Hadley Heath

This article is co-authored by Romina Boccia, a policy analyst at the Independent Women's Forum.

This Thanksgiving, women had much to be thankful for. Here's one blessing that likely wasn't mentioned around many dining room tables, but that was important nonetheless: The Paycheck Fairness Act failed to pass the Senate and therefore won't become law during this Congress. Women should give thanks. If that legislation had passed, it would have increased regulatory and liability burdens for employers, making it harder for businesses to maintain and create jobs and would have particularly disadvantaged women.

Now that Thanksgiving has passed, many women are setting their sights on the next big holiday. Undoubtedly, most will be focused on preparing the families' festivities and buying what they can from the kids' wish lists. But certainly some women are creating wish lists of their own.

Women may dreaming of gifts like jewelry or a nice new sweater, but they should prepare a different, far more important, list for Uncle Sam. The following are some recommendations for what women should be asking from their representatives in Washington this holiday season and in the new year.

A permanent extension of the current tax rates. Women start businesses at twice the rate of men. And it’s no secret that many small businesses file their taxes through the individual income tax code. An extension of the Bush tax cuts would benefit business owners (men and women alike) by allowing them to use more resources for growth, hiring and investment. Even under Obama’s plan to sunset the cuts only for the top two brackets, a majority of small business profits would still face a tax hike. This would be bad news, not just for business owners, but for everyone employed by a small business. An extension of the tax cuts is a policy change that Congress should deliver before Santa arrives.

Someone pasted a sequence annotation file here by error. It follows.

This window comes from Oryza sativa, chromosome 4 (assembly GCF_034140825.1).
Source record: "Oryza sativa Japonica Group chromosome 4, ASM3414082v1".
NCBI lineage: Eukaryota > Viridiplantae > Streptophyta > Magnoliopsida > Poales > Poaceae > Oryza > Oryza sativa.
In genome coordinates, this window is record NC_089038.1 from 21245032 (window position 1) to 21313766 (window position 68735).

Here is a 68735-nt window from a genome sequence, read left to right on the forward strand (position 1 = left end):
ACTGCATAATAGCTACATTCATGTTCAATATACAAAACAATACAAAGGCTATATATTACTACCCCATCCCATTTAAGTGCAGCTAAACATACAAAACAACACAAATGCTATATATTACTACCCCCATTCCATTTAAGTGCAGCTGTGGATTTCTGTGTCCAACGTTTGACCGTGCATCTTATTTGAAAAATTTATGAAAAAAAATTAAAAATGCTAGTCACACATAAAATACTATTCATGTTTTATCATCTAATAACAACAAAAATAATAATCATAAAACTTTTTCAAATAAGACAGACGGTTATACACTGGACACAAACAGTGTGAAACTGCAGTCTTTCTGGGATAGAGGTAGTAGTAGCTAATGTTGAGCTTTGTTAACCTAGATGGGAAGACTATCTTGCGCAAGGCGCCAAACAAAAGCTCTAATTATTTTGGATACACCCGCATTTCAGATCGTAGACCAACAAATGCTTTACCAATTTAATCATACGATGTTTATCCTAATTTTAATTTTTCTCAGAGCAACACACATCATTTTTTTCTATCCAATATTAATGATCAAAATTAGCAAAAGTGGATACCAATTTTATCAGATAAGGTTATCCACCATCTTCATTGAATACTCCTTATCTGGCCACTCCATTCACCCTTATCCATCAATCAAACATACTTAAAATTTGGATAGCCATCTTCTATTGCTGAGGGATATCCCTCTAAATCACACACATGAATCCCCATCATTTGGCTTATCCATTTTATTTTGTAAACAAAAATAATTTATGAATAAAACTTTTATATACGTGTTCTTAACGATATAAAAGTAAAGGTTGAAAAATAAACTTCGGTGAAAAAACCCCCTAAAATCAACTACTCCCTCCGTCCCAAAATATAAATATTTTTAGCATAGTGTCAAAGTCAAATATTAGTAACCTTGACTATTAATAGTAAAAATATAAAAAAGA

Abolish the death tax. Female entrepreneurs tend to be more risk-averse than their male counterparts. This means that they rely less on loans and investors, and more on personal or family savings, which would take a hit if the death tax is resurrected in 2011. Keeping the death tax in its grave would allow more women access to inherited resources that could be used as capital investment.


Hadley Heath

Hadley Heath is a Policy Analyst at the Independent Women’s Forum.


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